This article was first published on Polymath Network - Medium
An essential feature of the current capital markets ecosystem is ensuring that private transactional information (who holds a security and how much they hold) remains confidential at all times. This is where one of the key challenges with public, general-purpose blockchains comes into play — anyone can see the contents or holdings of any public address. And while users can easily have confidential transactions and balances with layer-2 solutions, they come with an unworkable compromise: to add confidentiality, they must sacrifice compliance. For these layer-2 solutions to maintain privacy of transactions, issuers are unable to configure compliance rules or report on ownership. On Polymesh, users are not forced to make the same choice.
Psst. Can you keep a Secret?
Institutions must protect the private and financial information of their clients to comply with privacy requirements and safeguard their financial interests. Today, participants are concerned about the unfair edge provided to algorithmic traders; the worry that these same firms could monitor movements of positions to infer potential trades is even more significant, and one that Confidentiality on Polymesh can protect from. Under these circumstances, securities firms may not be able fulfill large orders without revealing their intention, potentially costing their clients significantly more.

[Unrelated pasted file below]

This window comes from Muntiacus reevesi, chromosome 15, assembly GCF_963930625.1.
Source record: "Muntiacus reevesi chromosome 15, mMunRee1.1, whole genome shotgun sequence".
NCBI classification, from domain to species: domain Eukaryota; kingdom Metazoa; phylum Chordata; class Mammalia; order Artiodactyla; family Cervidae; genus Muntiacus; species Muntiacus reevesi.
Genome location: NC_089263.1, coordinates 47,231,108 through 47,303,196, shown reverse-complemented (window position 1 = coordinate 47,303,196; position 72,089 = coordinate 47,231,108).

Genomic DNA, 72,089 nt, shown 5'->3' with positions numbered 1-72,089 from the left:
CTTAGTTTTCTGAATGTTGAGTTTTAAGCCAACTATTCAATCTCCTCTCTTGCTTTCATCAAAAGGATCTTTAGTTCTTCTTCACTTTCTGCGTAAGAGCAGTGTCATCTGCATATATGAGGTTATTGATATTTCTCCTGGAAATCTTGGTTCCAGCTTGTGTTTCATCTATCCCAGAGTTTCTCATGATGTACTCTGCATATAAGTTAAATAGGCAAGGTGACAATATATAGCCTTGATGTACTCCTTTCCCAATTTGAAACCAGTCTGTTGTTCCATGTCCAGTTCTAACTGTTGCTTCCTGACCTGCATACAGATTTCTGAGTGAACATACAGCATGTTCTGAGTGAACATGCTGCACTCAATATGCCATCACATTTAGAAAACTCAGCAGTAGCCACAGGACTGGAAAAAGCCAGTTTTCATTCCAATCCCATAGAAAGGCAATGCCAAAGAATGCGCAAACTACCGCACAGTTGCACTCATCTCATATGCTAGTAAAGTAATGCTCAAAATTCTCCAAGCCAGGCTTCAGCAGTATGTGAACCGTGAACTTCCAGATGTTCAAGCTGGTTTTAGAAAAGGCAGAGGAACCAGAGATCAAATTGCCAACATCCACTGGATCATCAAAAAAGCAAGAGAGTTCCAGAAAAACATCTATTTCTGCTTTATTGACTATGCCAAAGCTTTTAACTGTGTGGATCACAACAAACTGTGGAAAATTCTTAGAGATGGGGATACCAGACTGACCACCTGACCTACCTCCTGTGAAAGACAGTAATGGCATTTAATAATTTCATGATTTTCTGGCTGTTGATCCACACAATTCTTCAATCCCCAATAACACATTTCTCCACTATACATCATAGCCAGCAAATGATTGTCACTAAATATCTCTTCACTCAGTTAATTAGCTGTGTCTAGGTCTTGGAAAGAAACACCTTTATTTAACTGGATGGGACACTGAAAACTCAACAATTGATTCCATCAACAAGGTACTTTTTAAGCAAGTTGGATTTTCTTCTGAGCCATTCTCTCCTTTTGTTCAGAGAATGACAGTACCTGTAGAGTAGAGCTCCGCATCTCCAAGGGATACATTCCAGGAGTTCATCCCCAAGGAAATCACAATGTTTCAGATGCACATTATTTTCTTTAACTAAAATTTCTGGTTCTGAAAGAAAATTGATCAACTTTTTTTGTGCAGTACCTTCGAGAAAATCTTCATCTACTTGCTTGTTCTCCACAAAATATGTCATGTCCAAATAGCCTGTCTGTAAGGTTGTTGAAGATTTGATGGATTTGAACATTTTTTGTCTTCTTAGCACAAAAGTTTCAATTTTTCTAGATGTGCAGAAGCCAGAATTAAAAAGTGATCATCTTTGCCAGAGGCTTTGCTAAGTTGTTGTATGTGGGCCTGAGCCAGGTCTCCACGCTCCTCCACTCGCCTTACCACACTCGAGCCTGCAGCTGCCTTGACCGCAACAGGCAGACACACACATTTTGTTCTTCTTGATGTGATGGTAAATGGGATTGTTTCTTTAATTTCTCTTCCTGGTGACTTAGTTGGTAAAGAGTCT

To further complicate the challenges, non-reporting issuers (a fancy name for a private company that does not have to report information to the securities regulator in their jurisdiction) do not want any information that leaks about who owns their shares or how many shares they may own. With a small pool of shareholders, many non-reporting issuers can be left vulnerable to actions affecting the control of a company should their shareholder information become public. The pseudonymous nature of general-purpose blockchains means tokenholders could be discovered and the target of unwanted attention or undue pressure by those looking to influence the security token ...
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Polymath Network - Medium